Cro Cop’s Protege and Japanese Fighter Satoshi Ishii Becomes Croatian Citizen

Daniela Rogulj

Satoshi Ishii can officially be called a Croatian fighter!

Meet Satoshi Ishii, a 32-year-old Japanese judoka fighter and mixed martial artist who is known as Mirko ‘Cro Cop’ Filipović’s protege. Ishii visited Croatia for the first time in February 2017, and shortly after that decided to move to Zagreb permanently. Over time, Ishii bought an apartment and started the process of obtaining Croatian citizenship. As of Monday, Ishii can be called Croatian, reports on March 18, 2019.  

While Ishii has celebrated his last few battles in the ring with a Croatian flag, he will now be able to fight for his new country and be considered a fighter from Croatia. Ishii took to his Instagram to announce the exciting news and thanked everyone who made this possible. 

Ishii will already have his first opportunity to be presented as a Croatian fighter this Saturday when he will debut in the KSW cage in Poland. There he awaits a fight against the former heavyweight champion of this promotion, Fernando Rodrigues. 

Rarely is an MMA fighter as active as Ishii. Just in the last 11 months, Cro Cop’s protege had five grappling fights, and in the last two years, seven in ultimate fighting. 

“I want to fight as much as possible because fighting makes you sharp. That is advice from my mentor Mirko Filipović who, while still performing at Pride, had eight fights in one year,” Ishii said to Večernji List announcing his fight in Poland on Saturday.

Ishii added that Mirko is also famous in Poland.

“Saša Milinković will be with me as my MMA coach and Kristijan Peja, my boxing coach. They are members of the Cro Cop Team, and that is the team that Cro Cop chose for me.”

Ishii said that Cro Cop is his friend and brother, and did not want to comment on his retirement.

“It’s Mirko’s life, that’s his decision, and I do not want to comment on that. I am his friend, he is my brother, he treats me very well, and that’s why I do not want to talk about it in the media. What I want to say I can always tell him in the hall, by a phone call or SMS.”

Though he didn’t hesitate to speak about his new citizenship.

“I recently received a Croatian passport, and now I’m a Croat. Since my home country of Japan does not allow dual citizenship, I must renounce my Japanese passport.”

But why did Ishii do it? Isn’t it better to be a citizen of one of the economically most powerful countries in the world than a citizen of one of the poorest EU countries? 

“Even though I won the Olympic gold for Japan in 2008, I began to feel that Croats and people from other Balkan countries are more supportive than my Japanese people.”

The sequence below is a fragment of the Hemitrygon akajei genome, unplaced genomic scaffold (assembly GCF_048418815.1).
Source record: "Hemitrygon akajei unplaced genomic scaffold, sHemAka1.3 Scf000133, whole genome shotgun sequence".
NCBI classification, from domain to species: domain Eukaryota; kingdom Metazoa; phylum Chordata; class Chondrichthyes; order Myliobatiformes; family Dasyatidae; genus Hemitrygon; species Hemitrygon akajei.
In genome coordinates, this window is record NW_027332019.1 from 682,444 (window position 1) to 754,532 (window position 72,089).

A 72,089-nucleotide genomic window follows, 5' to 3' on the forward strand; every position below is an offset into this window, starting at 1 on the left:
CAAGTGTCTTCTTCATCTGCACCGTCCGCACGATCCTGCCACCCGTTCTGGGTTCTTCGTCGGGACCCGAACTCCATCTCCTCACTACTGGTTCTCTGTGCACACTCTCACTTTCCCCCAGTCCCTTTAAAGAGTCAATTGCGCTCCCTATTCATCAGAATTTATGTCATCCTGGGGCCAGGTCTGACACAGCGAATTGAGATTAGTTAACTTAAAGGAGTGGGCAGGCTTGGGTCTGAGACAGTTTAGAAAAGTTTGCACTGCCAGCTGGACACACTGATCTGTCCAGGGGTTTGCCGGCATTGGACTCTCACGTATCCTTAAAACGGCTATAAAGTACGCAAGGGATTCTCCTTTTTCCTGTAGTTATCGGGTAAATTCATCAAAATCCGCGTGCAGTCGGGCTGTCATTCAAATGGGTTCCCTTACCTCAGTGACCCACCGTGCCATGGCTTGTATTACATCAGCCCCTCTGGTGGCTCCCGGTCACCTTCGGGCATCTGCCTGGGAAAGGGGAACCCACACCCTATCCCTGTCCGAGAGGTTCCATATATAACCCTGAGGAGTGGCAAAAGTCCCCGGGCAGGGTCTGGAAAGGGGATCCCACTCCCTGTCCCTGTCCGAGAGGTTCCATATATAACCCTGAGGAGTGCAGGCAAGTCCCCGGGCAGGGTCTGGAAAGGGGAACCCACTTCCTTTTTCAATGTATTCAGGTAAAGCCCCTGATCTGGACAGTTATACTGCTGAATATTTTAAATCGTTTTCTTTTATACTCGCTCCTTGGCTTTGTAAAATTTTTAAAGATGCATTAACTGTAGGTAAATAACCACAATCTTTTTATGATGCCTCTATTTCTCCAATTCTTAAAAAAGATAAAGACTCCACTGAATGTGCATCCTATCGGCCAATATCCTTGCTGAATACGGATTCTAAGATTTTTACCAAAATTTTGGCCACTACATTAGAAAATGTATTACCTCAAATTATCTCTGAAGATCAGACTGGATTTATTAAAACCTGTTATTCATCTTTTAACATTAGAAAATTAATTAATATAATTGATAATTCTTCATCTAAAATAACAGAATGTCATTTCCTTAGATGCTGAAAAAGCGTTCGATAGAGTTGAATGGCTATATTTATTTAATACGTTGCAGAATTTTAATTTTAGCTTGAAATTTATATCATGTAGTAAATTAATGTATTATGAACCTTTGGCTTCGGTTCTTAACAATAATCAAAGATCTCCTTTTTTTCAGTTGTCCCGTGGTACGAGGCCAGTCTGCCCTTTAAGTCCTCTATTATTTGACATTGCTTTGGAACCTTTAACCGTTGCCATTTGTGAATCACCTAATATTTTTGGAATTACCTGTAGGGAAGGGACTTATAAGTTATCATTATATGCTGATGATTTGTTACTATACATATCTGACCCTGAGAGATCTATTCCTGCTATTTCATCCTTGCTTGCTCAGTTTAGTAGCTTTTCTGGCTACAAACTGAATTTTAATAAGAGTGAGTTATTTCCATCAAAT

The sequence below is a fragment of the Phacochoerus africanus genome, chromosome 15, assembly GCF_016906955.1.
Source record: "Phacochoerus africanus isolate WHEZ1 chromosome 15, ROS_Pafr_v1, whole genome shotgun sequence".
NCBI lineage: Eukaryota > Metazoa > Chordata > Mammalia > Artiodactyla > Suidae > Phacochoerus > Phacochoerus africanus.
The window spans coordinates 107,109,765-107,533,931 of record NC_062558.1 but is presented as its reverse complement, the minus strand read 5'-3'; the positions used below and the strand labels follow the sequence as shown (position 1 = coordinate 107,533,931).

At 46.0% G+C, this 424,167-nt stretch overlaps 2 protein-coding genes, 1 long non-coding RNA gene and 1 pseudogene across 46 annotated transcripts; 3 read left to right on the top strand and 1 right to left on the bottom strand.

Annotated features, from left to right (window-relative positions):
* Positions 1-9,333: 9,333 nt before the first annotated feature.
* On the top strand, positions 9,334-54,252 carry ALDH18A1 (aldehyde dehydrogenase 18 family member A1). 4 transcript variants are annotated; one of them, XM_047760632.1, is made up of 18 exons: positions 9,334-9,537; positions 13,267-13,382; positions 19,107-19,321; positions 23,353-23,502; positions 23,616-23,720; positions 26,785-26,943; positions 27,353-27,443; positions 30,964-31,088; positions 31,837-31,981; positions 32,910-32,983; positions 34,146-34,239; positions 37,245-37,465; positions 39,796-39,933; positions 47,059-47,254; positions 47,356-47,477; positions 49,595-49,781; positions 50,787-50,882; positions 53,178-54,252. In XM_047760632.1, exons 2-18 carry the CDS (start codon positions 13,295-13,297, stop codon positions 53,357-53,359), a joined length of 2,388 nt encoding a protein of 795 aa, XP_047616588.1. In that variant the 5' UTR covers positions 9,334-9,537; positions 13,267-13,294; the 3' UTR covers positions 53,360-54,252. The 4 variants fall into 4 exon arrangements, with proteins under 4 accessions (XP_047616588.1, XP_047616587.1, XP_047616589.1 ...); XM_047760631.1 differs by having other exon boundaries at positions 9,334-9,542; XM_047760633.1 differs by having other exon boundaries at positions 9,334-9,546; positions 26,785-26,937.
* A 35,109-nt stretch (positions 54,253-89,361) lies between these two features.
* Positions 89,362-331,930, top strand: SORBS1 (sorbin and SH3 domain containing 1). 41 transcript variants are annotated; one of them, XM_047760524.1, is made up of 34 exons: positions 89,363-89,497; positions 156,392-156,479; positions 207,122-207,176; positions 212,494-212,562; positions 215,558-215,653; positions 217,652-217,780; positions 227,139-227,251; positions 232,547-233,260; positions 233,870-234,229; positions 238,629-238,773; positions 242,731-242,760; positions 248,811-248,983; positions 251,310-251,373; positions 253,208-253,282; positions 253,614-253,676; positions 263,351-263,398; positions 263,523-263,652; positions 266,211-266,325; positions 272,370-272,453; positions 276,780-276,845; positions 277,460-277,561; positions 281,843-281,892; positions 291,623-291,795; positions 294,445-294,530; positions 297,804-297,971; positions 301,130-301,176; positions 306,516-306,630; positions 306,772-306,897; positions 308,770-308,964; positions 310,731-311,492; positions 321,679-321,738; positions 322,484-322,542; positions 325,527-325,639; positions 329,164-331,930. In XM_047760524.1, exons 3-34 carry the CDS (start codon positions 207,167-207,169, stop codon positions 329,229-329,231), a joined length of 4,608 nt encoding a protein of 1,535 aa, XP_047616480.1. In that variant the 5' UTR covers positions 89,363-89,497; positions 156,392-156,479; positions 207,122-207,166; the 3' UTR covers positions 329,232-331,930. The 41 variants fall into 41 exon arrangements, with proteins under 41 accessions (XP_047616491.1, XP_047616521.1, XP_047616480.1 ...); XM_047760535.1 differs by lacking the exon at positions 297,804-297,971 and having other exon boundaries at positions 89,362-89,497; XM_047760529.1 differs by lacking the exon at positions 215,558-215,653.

How hard was it to make that decision?

“Not too hard. I am born in Japan, I lived there until I turned 22, but I can deal with that decision. It will still be sentimental for me for some time, but I can live with that.” 

And how hard was it to learn Croatian?

“I still study Croatian once a week. Now I understand 50 percent of what people around me are saying, but it’s hard for me to speak it. I need time to translate it into my head, so I’m slow, and the way I say Croatian words is funny for people to hear.”

Ishii has been living in Croatia for more than two years.

”I bought an apartment in Borčec, a few minutes from the Cro Cop Hall where I train. In an apartment of a hundred square meters, I have two bedrooms and two garages. And, more importantly, I have great neighbors. Whenever there is a party, they treat me with cookies or something like that. They are all very polite and quiet people.”

He will also have company in the summer.

“My girlfriend, an American girl Kristin Mikkelson, will also live with me in August. She visited me in February, and she experienced Zagreb and Croatia as a place where she could live. She liked the sense of security she had here; she enjoyed that it’s quiet here, and the food in Croatia was delicious.”

Though Kristin is not just an ordinary girl, but is world-famous in Brazilian Jiu-Jitsu.

“She is a two-time world champion in Brazilian Jiu-Jitsu in the category up to 60 kg. Our idea is to open a grappling club for women in Zagreb.”

To read more about sport in Croatia, follow TCN’s dedicated page


Subscribe to our newsletter

the fields marked with * are required
Email: *
First name:
Last name:
Gender: Male Female
Please don't insert text in the box below!

Leave a Comment